chain.doFilter(req, resp);
        CacheManager cacheManager = CacheManager.getInstance();
        if (cacheManager != null) {
            Ehcache cache = cacheManager.getEhcache("RssFeedCachingFilter");
            Statistics statistics = cache.getStatistics();

            log.info("uri : {}, average get time : {} ms", 
                ((HttpServletRequest)req).getRequestURI(),statistics.getAverageGetTime());
            log.info("Cache hits           : {}",statistics.getCacheHits());
            log.info("Cache misses         : {}",statistics.getCacheMisses());
            log.info("Cache object count   : {}",statistics.getObjectCount());
            log.info("Cache eviction count : {}",statistics.getEvictionCount());
            log.info("Cache eviction count : {}",statistics.getEvictionCount());
        } else {
            log.debug("No caching manager available");
        }
    }
uri : /news/feed.rss, average get time : 1.0 ms
Cache hits           : 2
Cache misses         : 2
Cache object count   : 2
Cache eviction count : 0
Cache eviction count : 0
uri : /news/2/feed.rss, average get time : 0.6666667 ms
Cache hits           : 3
Cache misses         : 2
Cache object count   : 2
Cache eviction count : 0
Cache eviction count : 0

Introducing the sample

Enough about the caching, let us focus on creating something that can be cached. First we create a website that enables users to create news items and to comment on news items. The application supports multiple rss feeds:

  • http://…/news/feed.rss – This is a feed containing the news items
  • http://…/news/{id}/feed.rss – This is a feed for the comments of a specific news feed with the id equal to {id}

The website itself consists of three screens, the list screen with all the news items. The new news item screen, with a form to create a news item. And finally a news item details screen where you can enter a comment to a news item. In the list screen you have access to the feed with all the news items and in the detail screen you have access to the feeds with all the comments for one news item.

Screen shot 2009-12-17 at 3.16.33 PM.png
Screen shot 2009-12-17 at 3.16.53 PM.png
Screen shot 2009-12-17 at 3.17.04 PM.png

Creating the feed with spring

Spring 3 comes with an rss component out of the box. The rss publication uses Rome to provide the feed. I am not going into a lot of details in this post.

Each feed has it’s own class that extends the class:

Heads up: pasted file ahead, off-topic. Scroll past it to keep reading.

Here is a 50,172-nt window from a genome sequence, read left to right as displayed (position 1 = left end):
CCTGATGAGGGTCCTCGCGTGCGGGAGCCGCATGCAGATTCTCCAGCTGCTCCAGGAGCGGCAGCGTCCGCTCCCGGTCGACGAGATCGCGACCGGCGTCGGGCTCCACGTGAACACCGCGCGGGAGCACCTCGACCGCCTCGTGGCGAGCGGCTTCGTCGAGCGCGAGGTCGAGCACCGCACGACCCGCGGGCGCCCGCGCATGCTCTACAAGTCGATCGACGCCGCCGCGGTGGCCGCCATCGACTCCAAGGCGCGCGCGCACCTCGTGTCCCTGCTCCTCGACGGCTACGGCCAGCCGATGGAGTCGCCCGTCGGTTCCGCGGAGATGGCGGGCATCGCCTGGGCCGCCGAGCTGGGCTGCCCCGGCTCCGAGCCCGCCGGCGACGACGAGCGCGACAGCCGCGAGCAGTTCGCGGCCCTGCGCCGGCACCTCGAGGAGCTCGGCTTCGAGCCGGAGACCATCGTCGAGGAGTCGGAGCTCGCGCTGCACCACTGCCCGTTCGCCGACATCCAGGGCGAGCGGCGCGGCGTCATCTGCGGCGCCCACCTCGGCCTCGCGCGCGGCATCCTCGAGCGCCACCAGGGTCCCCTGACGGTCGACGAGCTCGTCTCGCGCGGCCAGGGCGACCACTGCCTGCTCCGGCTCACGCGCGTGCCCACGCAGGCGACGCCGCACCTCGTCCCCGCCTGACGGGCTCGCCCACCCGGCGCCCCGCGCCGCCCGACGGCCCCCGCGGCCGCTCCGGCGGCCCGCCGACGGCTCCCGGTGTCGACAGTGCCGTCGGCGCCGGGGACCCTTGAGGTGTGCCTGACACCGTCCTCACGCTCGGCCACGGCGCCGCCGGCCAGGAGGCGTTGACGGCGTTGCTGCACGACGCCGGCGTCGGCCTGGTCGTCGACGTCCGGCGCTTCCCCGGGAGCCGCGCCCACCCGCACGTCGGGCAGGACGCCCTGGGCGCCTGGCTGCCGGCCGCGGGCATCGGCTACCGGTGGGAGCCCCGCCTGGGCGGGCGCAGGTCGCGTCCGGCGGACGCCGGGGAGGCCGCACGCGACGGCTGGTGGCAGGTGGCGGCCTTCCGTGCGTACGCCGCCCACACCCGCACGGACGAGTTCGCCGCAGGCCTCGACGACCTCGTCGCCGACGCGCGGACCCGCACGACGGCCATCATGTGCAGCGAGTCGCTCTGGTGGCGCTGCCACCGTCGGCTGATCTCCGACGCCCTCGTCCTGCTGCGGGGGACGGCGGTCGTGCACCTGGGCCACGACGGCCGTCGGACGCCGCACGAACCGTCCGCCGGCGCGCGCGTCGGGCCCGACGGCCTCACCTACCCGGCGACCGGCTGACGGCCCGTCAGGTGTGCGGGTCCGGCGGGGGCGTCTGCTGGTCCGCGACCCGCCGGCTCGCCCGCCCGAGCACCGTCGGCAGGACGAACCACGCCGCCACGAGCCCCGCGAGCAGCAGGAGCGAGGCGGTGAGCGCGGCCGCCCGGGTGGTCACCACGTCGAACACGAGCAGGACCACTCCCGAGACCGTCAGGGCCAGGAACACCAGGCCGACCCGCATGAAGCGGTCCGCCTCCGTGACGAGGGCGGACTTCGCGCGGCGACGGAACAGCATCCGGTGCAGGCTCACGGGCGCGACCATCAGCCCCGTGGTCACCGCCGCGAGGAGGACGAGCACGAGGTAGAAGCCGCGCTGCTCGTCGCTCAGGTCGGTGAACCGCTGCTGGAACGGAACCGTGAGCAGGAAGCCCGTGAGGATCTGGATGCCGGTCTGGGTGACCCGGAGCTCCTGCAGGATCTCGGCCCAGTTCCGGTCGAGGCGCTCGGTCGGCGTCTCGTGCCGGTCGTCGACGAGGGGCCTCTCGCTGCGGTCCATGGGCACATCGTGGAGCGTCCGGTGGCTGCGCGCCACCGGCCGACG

org.springframework.web.servlet.view.feed.AbstractRssFeedView

We use annotations to configure the spring component. By looking at the code you can see the structure. One method to fill the Metadata ofthe feed and a method to create a collection with Item objects that contain the actual feed items. Have a look at the following code, that should be enough to understand how to create a feed.

@Component("newsRssFeed")
public class NewsRssFeedView extends AbstractRssFeedView {

    @Override
    protected void buildFeedMetadata(Map<String, Object> model, Channel feed, HttpServletRequest request) {
        feed.setTitle("Gridshore news items");
        feed.setDescription("All news items from the gridshore source");
        feed.setLink("http://localhost:8080/news");
    }

    @Override
    protected List<Item> buildFeedItems(Map<String, Object> model, HttpServletRequest request, HttpServletResponse response) 
            throws Exception {
        @SuppressWarnings({"unchecked"})
        List<NewsItem> newsItems = (List<NewsItem>) model.get("newsItems");
        List<Item> items = new ArrayList<Item>();
        for (NewsItem newsItem : newsItems) {
            Item item = new Item();
            item.setAuthor(newsItem.metaData().author());
            Content content = new Content();
            content.setType(Content.HTML);
            content.setValue("<p>" + newsItem.introduction() + "</p><p>" + newsItem.item() + "</p>");
            item.setContent(content);
            item.setTitle(newsItem.title());

            items.add(item);
        }
        return items;
    }
}

That’s about it, the following links give some references to libraries that I used and where you can find the code.

6 Responses

  1. December 17, 2009 at 16:52 by Alex Miller

    You might be interested in trying out the new Ehcache DX monitoring console. It gives you a nice web gui to watch all your cache hit rates, search for keys in the cache, and provide remote operations if needed.

    http://www.ehcache.org/modules/monitor.html

    • December 18, 2009 at 09:50 by Jettro Coenradie

      I did notice it, checked the short movie. I registered for the beta program just now. Thanks for pointing to it.

  2. […] my previous blog post serving a heavy load rss feed with spring 3 and ehcache I showed a solution for rss and caching using ehcache. After posting, Alex Miller commented about […]

  3. December 23, 2009 at 13:06 by Casper Bang

    Cool, wish I had read this a while ago – I’m working on almost the same problem case. Although I am using SimpleCachingHeadersPageCachingFilter, which is an extension to SimplePageCachingFilter that takes care of the cache headers (which in my experiences can dramatically lower the bandwidth when used by intelligent clients which respects etags etc.).

  4. December 31, 2010 at 05:04 by ehcache.net

    Serving a heavy load rss feed with Spring 3 and EHCache…

    my previous blog post serving a heavy load rss feed with spring 3 and ehcache I showed a solution for rss and caching using ehcache…

  5. March 10, 2011 at 14:21 by visitor

    Please share the source code